Grace has what one might call a ‘full and interesting life’ which is code for not married and has no kids. Her life is the envy of her friends, who assume she doesn’t want that kind of commitment. But all this time she has been waiting in secret for a love that will take her breath away, like the way a wave in a rough sea knocks you over…

When Grace meets a beautiful woman at a party, she falls suddenly and desperately in love. At the same party, lawyer Annie finds the man of her dreams – the only man she’s ever met whose table manners are up to her mother’s standards. And across the city, Violet, who is mostly afraid of everything, is making another discovery of her own: that for the first time in her life she has fallen for another girl.

 

 

QUEENIE

 

'Queenie' by Candice Carty-Williams

 

Bridget Jones’s Diary meets Americanah in this disarmingly honest, boldly political, and truly inclusive novel that will speak to anyone who has gone looking for love and found something very different in its place.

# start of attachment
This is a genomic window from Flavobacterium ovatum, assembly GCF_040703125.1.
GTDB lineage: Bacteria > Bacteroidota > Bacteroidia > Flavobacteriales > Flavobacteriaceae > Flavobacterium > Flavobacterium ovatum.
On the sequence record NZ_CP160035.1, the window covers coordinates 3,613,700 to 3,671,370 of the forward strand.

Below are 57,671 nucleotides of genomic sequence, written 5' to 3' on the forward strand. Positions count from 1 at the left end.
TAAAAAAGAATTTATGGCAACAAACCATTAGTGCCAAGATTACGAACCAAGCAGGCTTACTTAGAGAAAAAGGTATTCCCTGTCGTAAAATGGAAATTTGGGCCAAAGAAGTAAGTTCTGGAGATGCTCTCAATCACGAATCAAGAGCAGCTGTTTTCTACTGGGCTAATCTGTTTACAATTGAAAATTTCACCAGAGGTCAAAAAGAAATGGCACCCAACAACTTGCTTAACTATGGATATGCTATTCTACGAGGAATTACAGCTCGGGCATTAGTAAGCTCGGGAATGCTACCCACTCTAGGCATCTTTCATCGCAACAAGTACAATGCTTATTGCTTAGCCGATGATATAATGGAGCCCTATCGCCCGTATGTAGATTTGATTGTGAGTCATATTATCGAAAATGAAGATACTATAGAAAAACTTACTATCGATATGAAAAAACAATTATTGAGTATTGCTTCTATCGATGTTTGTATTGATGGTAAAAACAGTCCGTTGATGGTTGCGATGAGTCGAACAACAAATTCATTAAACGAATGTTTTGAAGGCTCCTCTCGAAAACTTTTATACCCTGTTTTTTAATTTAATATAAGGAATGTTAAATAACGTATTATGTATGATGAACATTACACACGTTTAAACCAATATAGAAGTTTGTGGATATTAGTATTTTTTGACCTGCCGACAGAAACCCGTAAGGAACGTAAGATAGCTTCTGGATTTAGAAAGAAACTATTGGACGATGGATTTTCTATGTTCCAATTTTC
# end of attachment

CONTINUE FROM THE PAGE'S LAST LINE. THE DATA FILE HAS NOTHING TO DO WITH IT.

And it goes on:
Queenie Jenkins is a 25-year-old Jamaican British woman living in London, straddling two cultures and slotting neatly into neither. She works at a national newspaper, where she’s constantly forced to compare herself to her white middle class peers. After a messy break up from her long-term white boyfriend, Queenie seeks comfort in all the wrong places…including several hazardous men who do a good job of occupying brain space and a bad job of affirming self-worth.

As Queenie careens from one questionable decision to another, she finds herself wondering, “What are you doing? Why are you doing it? Who do you want to be?”—all of the questions today’s woman must face in a world trying to answer them for her.

LOT: Stories

 

'Lot' by Bryan Washington

 

In the city of Houston – a sprawling, diverse microcosm of America – the son of a black mother and a Latino father is coming of age. He’s working at his family’s restaurant, weathering his brother’s blows, resenting his older sister’s absence. And discovering he likes boys.

Around him, others live and thrive and die in Houston’s myriad neighborhoods: a young woman whose affair detonates across an apartment complex, a ragtag baseball team, a group of young hustlers, hurricane survivors, a local drug dealer who takes a Guatemalan teen under his wing, a reluctant chupacabra.

 

All In-Text Images Via Amazon.
Featured Image Via School Library Journal.